Boris Johnson's father 'sorry' after pictured shopping without face covering

Credit: PA

The prime minister's father, Stanley Johnson, has said he is "extremely sorry" after he was pictured shopping without wearing a face covering, an apparent breaking of Covid rules.

The former Conservative politician was pictured in the Mirror newspaper browsing the shelves at a newsagents in west London on Tuesday.

Face coverings have been mandatory in shops, supermarkets and shopping centres across England since 24 July - a requirement brought in by Boris Johnson.

The picture emerged after fines increased to £200 last week for first time offenders who fail to wear a face covering in accordance with the guidance.

Speaking to the Mirror, Stanley Johnson admitted he may not be "100% up to speed” with current rules as he had just returned to England after three weeks abroad.

"I’m extremely sorry for the slip up and I would urge absolutely everybody to do everything they can to make sure they do follow the rules about masks and social distancing," he said.

"The fact this was my first day back in the UK after three weeks abroad is, I am sure, no excuse for not knowing the rules."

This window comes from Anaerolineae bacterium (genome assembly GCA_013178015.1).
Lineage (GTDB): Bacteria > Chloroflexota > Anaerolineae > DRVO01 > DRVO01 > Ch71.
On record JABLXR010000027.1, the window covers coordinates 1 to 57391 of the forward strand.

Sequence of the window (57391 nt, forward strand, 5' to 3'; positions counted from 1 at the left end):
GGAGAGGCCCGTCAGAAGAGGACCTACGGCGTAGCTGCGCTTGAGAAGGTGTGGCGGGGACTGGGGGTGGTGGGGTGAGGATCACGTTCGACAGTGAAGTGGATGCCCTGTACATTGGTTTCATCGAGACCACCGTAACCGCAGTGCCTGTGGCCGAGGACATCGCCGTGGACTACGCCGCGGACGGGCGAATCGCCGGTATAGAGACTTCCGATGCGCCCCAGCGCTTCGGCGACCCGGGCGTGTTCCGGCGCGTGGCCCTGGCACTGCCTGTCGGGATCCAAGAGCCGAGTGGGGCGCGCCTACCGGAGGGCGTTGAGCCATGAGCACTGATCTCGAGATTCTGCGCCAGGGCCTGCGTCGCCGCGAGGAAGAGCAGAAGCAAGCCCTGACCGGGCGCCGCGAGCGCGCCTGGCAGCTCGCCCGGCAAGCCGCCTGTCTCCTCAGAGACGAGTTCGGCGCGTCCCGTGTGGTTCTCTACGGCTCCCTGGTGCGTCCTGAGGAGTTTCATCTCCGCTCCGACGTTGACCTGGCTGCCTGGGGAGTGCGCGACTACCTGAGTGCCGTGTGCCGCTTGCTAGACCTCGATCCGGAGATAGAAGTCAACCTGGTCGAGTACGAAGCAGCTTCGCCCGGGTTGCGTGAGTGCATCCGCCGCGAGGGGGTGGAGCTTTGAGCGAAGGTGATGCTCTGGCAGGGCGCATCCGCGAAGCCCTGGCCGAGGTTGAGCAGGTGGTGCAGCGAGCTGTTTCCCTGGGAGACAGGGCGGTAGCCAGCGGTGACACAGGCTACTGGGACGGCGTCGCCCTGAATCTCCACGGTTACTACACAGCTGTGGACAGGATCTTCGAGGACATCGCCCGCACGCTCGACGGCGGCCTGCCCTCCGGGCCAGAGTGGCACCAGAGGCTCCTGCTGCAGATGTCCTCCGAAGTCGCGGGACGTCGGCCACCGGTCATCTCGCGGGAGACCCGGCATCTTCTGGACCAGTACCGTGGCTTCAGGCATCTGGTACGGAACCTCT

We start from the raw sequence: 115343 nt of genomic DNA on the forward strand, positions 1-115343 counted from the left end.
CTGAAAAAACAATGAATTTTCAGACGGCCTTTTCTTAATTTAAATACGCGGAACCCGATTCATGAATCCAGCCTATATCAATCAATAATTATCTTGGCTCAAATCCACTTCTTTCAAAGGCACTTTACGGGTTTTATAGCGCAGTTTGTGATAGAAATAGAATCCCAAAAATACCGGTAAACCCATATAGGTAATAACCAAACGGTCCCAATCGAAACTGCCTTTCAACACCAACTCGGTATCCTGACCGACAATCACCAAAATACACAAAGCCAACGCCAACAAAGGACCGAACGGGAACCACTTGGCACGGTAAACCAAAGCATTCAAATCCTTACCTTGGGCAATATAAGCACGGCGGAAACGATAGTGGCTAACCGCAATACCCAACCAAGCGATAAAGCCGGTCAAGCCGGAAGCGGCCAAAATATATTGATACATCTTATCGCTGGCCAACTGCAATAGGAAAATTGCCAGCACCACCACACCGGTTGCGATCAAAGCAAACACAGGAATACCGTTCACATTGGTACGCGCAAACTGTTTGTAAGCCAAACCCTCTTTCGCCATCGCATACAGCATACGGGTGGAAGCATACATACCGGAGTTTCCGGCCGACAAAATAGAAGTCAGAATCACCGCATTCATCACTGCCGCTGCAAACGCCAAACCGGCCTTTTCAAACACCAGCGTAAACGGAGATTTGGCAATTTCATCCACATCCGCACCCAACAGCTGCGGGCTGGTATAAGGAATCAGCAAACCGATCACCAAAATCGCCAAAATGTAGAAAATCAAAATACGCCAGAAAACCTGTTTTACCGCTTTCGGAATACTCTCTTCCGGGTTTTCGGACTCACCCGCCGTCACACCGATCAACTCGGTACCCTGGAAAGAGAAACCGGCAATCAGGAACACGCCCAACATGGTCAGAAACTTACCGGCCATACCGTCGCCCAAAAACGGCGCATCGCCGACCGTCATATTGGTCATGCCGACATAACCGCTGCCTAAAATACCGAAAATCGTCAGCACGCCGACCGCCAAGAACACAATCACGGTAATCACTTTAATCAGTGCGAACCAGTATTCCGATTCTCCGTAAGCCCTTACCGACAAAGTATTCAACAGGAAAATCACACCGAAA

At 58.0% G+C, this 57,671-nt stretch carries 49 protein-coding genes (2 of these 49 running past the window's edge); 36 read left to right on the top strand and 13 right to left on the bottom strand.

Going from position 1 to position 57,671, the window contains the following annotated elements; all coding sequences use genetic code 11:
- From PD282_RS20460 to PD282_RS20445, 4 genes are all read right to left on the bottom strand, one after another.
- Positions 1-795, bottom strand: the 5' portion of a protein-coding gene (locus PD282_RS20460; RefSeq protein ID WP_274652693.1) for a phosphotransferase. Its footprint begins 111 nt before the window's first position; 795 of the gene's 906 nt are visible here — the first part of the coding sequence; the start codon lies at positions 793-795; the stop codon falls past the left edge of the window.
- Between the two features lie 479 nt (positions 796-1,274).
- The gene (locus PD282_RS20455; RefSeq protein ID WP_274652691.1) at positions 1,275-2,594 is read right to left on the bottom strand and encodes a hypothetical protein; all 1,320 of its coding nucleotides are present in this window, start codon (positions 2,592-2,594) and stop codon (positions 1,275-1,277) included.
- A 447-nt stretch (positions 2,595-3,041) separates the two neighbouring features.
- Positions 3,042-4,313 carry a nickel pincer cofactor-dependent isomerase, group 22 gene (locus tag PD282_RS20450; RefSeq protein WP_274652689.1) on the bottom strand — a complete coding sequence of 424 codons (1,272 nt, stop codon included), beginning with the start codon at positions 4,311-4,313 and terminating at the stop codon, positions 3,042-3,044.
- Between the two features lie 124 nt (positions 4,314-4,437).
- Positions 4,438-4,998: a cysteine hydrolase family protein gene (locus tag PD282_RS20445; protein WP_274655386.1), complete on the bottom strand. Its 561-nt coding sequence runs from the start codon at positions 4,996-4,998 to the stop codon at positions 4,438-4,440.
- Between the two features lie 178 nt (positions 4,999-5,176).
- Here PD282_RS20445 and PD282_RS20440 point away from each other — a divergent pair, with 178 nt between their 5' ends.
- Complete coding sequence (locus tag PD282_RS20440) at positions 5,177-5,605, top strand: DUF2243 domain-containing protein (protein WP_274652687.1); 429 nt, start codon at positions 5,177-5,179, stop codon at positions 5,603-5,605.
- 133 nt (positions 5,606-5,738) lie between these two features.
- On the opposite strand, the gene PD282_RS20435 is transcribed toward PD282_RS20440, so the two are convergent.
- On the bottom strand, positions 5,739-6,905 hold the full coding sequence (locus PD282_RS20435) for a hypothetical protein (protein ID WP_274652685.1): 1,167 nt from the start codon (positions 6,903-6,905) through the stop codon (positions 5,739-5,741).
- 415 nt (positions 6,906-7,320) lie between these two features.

During the Downing Street press conference on Wednesday, the prime minister implored the public to follow coronavirus guidelines.

“Bear in mind that the fines are now very considerable and they will be imposed,” he said.

Boris Johnson stands behind government branding encouraging face coverings. Credit: Downing Street

It is not the first time the prime minister’s father has made headlines – in July he defended his decision to travel to Greece in an apparent breach of Foreign Office guidance to avoid non-essential travel.

He admitted breaking lockdown rules when he went out to buy a newspaper after his grandchild was born in April, stating he was “not sure it’s an essential journey”, and also indicated in March that he would ignore the government’s advice and go to the pub.

Last week the government guidance on face masks was extended to hospitality venues, theatres, restaurants, bars and pubs unless people need to remove them to eat or drink.